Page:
By Émile Gallé, late 1800's- early 1900's
French Art Nouveau, Cameo Art Glass
Émile Gallé (8 May 1846 – 23 September 1904) was a French artist who worked in glass, and is considered to be one of the major forces in the French Art Nouveau movement. revitalized the glass industry by establishing a workshop to mass-produce his, and other artists', designs. The factory would employ 300 workers and artisans at its height and remained in operation until 1936.
This month's art has many different elements that can be used for inspiration: dragonfly imagery, trees, movement, wings, insects, leaves, tulips, glass, light. The colors are a gorgeous complimentary color palette of golden yellow and shades of lilac and lavender rounded out with rusty burnt sienna and raw umber.
Dragonfly beads by BayMoonDesign
I love the dragonfly motif. I have found it to be very popular in jewelry so I selected the dragonfly as my inspiration. The motif brought to mind Heather Power's course "Cane Design Bootcamp" to mind. I am slowly working my way through it. Even though I just finished Week 2 of it, I have viewed all of the videos for the entire course a number of times and I remembered that this course had a few ways to put the dragonfly motif on polymer clay beads. I selected the method in week 2 of creating a polymer clay cane of a tiny dragonfly because it looked to be the easiest and I love to be successful. The 3 beads that I photographed are the only ones that I choose to share because they are sadly my best.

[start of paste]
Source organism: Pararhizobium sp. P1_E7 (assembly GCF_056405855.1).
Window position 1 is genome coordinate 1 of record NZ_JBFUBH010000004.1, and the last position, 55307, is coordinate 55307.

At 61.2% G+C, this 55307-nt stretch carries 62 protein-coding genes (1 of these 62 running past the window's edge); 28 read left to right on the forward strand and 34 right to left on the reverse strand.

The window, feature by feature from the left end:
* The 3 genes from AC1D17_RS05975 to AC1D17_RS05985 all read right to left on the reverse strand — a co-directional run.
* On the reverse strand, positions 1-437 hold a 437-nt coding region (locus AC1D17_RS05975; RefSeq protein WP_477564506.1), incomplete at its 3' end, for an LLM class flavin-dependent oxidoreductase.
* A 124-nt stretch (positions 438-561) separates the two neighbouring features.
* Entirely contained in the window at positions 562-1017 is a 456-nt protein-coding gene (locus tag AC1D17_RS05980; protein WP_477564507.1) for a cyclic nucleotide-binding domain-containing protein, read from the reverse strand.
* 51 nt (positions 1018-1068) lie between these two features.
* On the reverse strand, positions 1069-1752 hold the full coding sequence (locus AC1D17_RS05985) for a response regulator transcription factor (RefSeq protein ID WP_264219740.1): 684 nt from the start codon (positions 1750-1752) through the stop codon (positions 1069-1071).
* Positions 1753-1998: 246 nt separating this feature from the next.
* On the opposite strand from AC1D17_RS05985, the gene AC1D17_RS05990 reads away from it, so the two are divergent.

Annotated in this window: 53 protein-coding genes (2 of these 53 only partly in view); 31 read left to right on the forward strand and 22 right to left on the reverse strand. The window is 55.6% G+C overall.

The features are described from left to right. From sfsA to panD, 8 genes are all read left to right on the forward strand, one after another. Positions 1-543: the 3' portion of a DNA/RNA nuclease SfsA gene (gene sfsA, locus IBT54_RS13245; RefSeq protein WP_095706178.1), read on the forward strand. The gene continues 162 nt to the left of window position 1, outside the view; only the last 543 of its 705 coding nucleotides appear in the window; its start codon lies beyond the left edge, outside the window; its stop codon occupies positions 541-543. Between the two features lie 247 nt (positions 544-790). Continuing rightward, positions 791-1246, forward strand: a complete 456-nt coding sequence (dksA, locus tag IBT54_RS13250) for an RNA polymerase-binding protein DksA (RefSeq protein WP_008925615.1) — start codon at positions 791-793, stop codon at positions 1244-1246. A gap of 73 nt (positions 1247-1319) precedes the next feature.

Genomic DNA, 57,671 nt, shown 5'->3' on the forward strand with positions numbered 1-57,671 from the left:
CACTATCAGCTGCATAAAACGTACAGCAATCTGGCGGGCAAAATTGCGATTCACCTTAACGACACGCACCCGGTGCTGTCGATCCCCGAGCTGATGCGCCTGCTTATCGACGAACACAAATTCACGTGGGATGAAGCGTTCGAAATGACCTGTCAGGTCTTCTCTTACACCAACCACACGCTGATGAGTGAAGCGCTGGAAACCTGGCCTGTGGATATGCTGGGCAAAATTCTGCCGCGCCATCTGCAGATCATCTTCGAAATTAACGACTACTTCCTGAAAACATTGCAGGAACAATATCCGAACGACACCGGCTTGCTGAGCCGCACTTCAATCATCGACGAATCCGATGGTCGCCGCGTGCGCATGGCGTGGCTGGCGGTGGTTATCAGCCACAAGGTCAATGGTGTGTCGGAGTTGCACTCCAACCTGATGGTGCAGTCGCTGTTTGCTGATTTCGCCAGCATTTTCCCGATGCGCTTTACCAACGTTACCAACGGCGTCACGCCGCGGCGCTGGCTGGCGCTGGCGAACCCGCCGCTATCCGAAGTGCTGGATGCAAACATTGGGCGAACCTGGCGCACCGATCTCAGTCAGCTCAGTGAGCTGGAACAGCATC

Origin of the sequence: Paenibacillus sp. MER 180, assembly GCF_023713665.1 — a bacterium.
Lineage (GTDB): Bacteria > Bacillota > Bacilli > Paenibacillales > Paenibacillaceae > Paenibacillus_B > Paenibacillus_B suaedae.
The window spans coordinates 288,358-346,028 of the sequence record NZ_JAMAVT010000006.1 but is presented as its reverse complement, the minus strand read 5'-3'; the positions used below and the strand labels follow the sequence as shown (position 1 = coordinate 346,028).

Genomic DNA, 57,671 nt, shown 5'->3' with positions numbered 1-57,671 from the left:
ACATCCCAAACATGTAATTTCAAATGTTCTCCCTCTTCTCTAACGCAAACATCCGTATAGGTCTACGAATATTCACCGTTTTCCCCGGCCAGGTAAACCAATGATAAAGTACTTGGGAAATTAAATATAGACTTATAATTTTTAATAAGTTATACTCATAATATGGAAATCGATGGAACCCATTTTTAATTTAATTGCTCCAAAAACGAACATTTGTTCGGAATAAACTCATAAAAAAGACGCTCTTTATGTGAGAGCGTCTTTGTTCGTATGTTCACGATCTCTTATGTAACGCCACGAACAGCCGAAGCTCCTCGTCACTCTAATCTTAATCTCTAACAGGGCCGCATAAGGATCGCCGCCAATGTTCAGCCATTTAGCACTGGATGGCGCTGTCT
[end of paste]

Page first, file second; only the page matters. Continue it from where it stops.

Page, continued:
Making polymer clay beads is a struggle for me. First there is the conditioning of the clay. I have gotten to the point that it is no longer a huge ordeal. I devote 1 day to that. I am pretty pleased by my lavender that I mixed. I used a pinch of white, silver, and mostly purple to get a color that I think matches well to the art. The yellow I made isn't as deep and bright as the yellow in the lamp. At the time I made it, I thought is was. I think I nailed the brown when mixing the clay.
Day 2 was devoted to making the base beads which were all yellow. This process included putting the holes in the beads. I am pleased that I am getting better at putting a whole through a tube bead. My base beads all turned out well so I see improvement here.
Day 3 was devoted to making the dragonfly cane. I got pretty close on my third attempt at making the cane. I think you can recognize my dragonflies are dragonflies. My major problem is that when I used transparent clay, I hoped that the yellow would show through better than it did. You really can see the transparent clay sitting on the yellow beads. Perhaps, I should have used matching yellow polymer clay or cut my canes thinner and blended the clay in better.
Heather really has a talent in those hands of hers. On the videos you can see how natural and easy it is for her to whip up beads and canes. I would love to know how many beads she can make in a day. I bet it is more than I could ever imagine. I just wish that I could end up with a few really nice beads after 3 days of labor. Oh well, I just need to practice more and more! I also need to finish my course.
Thank you Heather for sharing your talent and beads!